Madonna has overstayed her welcome. She's becoming the human equivalent of the Energizer Bunny, flashing us her breasts in every magazine that'll let her. [...] Her book Sex, is a rip-off. Because it's not about sex, it's more about a hatred of it. [...] The book is not erotic. It's all somehow, astonishingly, dead. As sexy as a body chart at the doctor's office. Because it's just as precise and soulless. [Sex] is a con job because instead of being flagrant pornography, it dresses itself up as Great Art. The text is pretentious and derives most, if not all, of its impact from the fact that it's Madonna talking, quite a lot... Any other model would sound no more or less coarse, just uninteresting.
Despite all the controversy and negative backlash, which included the book being banned in Japan shortly after its release, Sex proved to be a commercial success, selling 150,000 copies on its release day in the United States alone. Hundreds of copies of the book were pre-ordered, prompting book sellers to say that Sex was "shattering their sales records for advance purchases". A week later, the book's sales exceeded the 500,000 units and eventually topped The New York Times Best Seller list. Giselle Benatar wrote in her article "Sex & Money": "This isn't the publishing event of the year, it's the publishing event of the century." A day earlier, Tyra Braden from The Morning Call wrote that she and some friends concluded that the book "might become a collector's item a few years down the road". Sex went on to sell 1.5 million copies worldwide.
Social impact and aftermathEdit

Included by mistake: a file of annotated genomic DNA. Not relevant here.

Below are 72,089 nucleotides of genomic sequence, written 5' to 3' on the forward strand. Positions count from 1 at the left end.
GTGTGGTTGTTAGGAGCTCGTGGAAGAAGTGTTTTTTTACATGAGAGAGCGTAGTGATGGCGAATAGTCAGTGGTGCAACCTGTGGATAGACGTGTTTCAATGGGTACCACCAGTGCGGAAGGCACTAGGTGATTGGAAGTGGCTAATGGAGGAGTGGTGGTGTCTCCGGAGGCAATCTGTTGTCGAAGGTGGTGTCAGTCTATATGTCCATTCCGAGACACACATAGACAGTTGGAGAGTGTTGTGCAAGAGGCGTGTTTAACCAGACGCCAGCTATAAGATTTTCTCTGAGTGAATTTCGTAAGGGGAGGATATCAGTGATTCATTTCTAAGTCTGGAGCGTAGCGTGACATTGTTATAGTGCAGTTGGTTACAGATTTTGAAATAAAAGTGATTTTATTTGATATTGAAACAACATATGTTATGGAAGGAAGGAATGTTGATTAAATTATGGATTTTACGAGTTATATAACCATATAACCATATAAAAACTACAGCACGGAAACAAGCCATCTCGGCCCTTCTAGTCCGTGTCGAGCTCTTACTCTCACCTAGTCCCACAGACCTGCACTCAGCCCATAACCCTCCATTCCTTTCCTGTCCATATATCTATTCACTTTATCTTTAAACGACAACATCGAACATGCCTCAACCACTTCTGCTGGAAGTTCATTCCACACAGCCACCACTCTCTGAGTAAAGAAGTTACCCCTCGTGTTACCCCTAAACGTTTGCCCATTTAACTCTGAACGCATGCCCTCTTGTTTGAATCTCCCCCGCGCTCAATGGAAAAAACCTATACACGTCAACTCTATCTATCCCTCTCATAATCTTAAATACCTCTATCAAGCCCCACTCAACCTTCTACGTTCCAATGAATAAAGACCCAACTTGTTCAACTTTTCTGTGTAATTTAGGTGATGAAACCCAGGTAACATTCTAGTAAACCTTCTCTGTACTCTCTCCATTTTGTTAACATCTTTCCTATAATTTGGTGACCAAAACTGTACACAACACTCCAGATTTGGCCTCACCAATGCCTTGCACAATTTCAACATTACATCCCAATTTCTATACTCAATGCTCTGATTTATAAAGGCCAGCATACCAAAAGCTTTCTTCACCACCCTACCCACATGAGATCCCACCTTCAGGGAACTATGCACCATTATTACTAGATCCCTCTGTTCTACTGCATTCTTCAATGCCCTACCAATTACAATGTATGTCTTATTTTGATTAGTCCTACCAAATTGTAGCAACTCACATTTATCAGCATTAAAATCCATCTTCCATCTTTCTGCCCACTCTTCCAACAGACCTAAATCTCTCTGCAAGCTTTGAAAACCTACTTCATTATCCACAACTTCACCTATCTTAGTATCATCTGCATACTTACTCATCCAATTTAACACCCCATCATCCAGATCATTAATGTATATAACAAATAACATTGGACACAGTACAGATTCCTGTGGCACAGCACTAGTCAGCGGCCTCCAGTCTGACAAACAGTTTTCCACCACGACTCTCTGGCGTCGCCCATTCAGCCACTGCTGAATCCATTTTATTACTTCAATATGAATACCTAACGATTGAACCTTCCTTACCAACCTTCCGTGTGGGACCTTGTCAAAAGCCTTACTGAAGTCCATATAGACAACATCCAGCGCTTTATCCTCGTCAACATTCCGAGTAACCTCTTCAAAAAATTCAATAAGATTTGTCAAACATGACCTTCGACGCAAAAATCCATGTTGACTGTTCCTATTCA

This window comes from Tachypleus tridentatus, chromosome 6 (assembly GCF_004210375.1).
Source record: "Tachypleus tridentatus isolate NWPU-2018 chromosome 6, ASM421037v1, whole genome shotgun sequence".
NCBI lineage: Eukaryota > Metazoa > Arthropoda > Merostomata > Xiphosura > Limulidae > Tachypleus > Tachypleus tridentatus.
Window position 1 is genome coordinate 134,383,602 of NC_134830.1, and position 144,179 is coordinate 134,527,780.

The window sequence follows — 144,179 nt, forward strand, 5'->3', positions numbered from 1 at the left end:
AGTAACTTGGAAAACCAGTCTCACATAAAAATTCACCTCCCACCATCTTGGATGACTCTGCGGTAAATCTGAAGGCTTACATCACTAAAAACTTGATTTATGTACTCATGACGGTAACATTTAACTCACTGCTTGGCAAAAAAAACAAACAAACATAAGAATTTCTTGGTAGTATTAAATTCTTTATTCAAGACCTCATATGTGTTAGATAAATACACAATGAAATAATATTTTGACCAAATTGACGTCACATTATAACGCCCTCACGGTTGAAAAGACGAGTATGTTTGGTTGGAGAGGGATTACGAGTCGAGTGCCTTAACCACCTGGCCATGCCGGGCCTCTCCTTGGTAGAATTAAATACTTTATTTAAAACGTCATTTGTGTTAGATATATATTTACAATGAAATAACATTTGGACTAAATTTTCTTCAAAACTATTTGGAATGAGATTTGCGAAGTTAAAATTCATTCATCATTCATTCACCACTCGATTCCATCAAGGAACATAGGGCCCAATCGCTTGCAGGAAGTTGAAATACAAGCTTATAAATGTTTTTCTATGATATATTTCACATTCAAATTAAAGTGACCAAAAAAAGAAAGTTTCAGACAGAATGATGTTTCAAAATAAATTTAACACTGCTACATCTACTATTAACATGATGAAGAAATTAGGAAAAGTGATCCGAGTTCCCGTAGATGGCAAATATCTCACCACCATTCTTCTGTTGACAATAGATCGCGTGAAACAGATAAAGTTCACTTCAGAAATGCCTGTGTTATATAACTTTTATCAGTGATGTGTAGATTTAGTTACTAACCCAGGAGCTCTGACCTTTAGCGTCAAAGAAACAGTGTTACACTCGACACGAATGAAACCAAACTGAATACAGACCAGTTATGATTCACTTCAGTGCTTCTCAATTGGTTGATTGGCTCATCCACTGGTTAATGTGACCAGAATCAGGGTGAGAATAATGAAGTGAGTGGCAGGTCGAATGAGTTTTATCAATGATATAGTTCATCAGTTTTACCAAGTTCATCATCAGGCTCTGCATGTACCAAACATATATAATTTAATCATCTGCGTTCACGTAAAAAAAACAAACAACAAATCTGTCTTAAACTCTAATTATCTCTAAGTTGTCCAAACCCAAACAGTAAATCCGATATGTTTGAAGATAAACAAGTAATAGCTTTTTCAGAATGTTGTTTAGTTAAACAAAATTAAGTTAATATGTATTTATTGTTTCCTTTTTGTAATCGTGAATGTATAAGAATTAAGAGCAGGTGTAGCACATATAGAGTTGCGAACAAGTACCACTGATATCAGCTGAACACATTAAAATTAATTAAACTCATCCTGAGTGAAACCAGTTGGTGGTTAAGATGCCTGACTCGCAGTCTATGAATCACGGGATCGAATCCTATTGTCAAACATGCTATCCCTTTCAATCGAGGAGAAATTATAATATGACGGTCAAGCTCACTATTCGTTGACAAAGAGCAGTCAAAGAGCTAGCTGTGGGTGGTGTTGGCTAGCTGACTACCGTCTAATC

Dubbed at the time "The Queen of obscene", Madonna and the Sex era is considered by many as the artist's most controversial and transgressive period. The book, widely panned by the press, is regarded as one of the factors that shaped the social reaction and critique towards Madonna during the early 1990s. Her fifth studio album Erotica was affected by the negative press surrounding the book. In March 1993, Spin magazine wrote an article praising the book, but months later in Mexico, social communicologist Nino Canún dedicated an episode of his morning talk show ¿Y usted qué opina? (English: So what's your opinion?), to Madonna. Some members of the audience, among them a priest, presented their arguments as to why "this morally clueless singer shouldn't be allowed to perform in the country", making reference to The Girlie Show World Tour, which was set to visit Mexico. Later, during the concert, Madonna wore a charro sombrero and simulated an orgy with her dancers onstage, as a response to these comments. Continuing her provocative imagery, Madonna starred in the erotic thriller Body of Evidence, which featured the singer fully nude and in scenes engaged in simulated sexual acts. In March 1994, Madonna appeared as a guest on the Late Show with David Letterman, using profanity that was required to be censored on television and handing Letterman a pair of her underwear and asking him to smell it. The releases of her sexually explicit film, album and book, and the aggressive appearance on Letterman all made critics regard Madonna as a sexual renegade. She faced strong negative publicity from critics and fans, who commented that "she had gone too far" and that her career was over. Later, on the song "Human Nature", from her sixth studio album Bedtime Stories (1994), Madonna addressed the public backlash the book was still receiving, particularly with the lines "Did I say something wrong? Oops, I didn't know I couldn't talk about sex. I must have been crazy," as well as the line "What was I thinking?".